Coal Skink

Plestiodon anthracinus (State Status: S3; vulnerable)


The Southern Coal Skink is a small toothy skink found in various disjunct ranges in the Midwest and southeastern US. They are slightly smaller than other toothy skinks. Coal Skinks have a wide, dark bar on the side of the body, and four light lines that extend onto the tail (Powell et al., 2016). They are brown with an unmarked head; males’ heads may be reddish in the breeding season. This species specializes in sloped, rocky hillsides and moist forest floors (Powell et al., 2016). In Mississippi, their range includes De Soto National Forest, as well as a small range near Oxford and part of the extreme northeast area of the state. This skink is considered uncommon, and has very few observations in the southern parts of its range on online databases such as iNaturalist.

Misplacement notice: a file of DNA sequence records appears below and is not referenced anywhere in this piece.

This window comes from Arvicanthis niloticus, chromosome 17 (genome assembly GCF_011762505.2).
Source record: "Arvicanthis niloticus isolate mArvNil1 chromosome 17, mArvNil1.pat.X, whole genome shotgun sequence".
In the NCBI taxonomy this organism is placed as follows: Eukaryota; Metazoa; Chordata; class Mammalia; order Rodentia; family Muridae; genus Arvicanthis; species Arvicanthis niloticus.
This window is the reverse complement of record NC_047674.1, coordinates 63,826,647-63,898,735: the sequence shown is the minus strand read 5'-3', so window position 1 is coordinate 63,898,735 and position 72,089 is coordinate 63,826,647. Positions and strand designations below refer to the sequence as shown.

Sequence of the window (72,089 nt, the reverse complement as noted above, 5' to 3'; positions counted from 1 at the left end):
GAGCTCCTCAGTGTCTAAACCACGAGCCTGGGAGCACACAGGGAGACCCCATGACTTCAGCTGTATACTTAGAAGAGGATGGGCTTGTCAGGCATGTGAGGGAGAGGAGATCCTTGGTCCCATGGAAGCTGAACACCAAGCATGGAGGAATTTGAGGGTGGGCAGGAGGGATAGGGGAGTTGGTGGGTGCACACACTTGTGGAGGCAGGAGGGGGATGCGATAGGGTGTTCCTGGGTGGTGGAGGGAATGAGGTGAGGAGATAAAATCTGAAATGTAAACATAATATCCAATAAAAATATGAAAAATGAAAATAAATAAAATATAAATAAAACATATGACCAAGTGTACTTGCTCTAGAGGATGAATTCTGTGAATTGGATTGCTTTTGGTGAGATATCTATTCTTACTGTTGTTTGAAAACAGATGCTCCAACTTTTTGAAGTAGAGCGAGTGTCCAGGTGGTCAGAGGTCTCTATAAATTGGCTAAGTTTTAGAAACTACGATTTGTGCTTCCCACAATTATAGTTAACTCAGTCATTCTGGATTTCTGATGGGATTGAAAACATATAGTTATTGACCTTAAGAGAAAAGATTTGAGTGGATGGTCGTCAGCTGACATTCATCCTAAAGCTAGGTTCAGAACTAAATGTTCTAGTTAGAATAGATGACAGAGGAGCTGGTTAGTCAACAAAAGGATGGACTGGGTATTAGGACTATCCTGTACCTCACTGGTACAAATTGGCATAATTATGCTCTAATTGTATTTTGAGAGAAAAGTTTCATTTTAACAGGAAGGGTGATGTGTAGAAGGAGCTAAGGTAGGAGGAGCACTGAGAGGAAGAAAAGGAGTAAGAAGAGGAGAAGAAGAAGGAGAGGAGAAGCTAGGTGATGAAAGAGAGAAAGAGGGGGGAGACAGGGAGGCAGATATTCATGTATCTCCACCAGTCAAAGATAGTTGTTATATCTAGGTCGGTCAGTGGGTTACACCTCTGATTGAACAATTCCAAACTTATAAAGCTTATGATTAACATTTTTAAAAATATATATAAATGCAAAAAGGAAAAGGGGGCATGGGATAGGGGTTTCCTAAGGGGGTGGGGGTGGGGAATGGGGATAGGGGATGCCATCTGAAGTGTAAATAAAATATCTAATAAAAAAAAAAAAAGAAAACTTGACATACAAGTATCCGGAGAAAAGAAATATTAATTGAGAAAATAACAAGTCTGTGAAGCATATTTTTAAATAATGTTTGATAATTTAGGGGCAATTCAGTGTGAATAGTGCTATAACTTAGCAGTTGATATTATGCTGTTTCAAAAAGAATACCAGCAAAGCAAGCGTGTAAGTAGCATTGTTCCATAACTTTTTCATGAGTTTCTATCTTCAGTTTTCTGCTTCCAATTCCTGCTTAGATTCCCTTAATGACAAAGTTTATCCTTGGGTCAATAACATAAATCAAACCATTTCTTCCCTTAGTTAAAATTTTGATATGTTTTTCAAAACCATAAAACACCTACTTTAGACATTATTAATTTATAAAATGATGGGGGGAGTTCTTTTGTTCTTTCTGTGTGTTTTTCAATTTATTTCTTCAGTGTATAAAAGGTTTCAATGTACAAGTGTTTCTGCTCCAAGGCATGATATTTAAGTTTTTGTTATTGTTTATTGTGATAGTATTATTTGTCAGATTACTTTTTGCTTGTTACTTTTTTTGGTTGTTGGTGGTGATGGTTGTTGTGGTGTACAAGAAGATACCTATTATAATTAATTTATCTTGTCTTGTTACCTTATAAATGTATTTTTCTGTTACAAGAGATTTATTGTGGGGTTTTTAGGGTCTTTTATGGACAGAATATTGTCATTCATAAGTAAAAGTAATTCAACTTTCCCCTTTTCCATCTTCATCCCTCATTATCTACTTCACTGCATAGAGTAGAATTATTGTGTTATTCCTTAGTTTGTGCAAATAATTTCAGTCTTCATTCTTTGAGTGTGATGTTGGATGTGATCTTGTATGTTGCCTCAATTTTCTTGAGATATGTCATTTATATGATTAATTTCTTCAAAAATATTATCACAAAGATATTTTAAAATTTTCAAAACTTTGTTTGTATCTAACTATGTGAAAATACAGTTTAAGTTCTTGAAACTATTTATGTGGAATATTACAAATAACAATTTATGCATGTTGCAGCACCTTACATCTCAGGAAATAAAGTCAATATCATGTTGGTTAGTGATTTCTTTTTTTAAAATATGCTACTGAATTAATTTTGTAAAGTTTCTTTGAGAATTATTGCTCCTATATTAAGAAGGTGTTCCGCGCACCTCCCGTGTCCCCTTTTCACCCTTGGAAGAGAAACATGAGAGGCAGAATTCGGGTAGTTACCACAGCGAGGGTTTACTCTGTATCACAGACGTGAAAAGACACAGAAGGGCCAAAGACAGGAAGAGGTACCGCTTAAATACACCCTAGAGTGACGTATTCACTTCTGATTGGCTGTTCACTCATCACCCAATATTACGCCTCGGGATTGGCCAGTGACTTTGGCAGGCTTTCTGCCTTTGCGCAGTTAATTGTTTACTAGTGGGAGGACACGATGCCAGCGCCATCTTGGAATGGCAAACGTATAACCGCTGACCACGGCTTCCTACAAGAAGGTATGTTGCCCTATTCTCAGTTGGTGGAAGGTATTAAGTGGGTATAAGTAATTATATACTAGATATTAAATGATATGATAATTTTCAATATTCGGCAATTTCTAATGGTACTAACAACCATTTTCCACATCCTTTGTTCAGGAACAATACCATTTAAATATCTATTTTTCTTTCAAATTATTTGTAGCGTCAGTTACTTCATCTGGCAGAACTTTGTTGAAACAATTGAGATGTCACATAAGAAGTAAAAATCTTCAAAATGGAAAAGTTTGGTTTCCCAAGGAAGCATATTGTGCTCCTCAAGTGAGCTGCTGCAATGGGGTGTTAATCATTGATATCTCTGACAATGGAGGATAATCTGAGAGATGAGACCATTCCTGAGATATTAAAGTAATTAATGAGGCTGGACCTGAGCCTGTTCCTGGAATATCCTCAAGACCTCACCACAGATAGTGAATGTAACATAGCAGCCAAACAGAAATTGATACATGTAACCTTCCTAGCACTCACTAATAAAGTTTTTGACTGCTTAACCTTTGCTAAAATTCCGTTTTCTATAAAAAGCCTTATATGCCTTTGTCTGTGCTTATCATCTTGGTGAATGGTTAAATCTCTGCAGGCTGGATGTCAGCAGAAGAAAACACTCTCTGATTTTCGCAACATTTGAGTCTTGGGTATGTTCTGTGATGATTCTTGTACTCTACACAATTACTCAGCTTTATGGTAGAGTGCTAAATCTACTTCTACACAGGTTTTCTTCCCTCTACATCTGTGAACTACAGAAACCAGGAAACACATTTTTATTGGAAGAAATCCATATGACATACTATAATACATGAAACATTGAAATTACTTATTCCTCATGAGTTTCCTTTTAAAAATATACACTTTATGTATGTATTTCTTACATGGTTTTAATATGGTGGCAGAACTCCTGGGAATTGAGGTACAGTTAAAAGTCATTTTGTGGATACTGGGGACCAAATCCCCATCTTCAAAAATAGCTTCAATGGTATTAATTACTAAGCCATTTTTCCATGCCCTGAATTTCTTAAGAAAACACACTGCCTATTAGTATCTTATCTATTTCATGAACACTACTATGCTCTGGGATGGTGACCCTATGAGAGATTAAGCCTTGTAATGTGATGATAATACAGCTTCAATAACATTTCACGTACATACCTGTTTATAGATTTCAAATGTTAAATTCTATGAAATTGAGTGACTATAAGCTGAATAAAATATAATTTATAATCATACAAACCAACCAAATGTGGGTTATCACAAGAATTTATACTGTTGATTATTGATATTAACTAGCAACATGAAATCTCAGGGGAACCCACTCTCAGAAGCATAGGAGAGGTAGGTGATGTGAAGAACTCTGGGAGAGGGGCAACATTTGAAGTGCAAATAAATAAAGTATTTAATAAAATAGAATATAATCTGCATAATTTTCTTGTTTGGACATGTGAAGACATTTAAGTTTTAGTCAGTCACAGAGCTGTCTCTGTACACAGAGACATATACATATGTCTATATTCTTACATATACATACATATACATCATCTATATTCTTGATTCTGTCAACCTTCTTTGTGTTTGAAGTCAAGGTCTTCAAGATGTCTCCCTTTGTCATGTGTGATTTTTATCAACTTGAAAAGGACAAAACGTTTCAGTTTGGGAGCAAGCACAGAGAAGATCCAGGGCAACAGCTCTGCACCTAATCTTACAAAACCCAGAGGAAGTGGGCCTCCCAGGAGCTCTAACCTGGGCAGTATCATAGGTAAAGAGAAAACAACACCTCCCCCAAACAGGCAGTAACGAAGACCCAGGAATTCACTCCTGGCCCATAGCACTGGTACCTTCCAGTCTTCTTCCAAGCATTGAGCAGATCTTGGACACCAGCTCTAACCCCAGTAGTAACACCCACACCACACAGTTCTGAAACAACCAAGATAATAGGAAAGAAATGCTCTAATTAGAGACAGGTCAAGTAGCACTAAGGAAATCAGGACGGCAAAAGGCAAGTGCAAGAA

Identifying Traits

  • Smaller, brown body with thick dark bar on each side larger than two scales’ width
  • Four light lines extending onto tail
  • No pattern on head

Subspecies Present:

Southern Coal Skink (Plestiodon anthracinus pluvialis)


Sloped moist and/or rocky forest floors



Generally secretive and fossorial, rarely encountered


Small invertebrates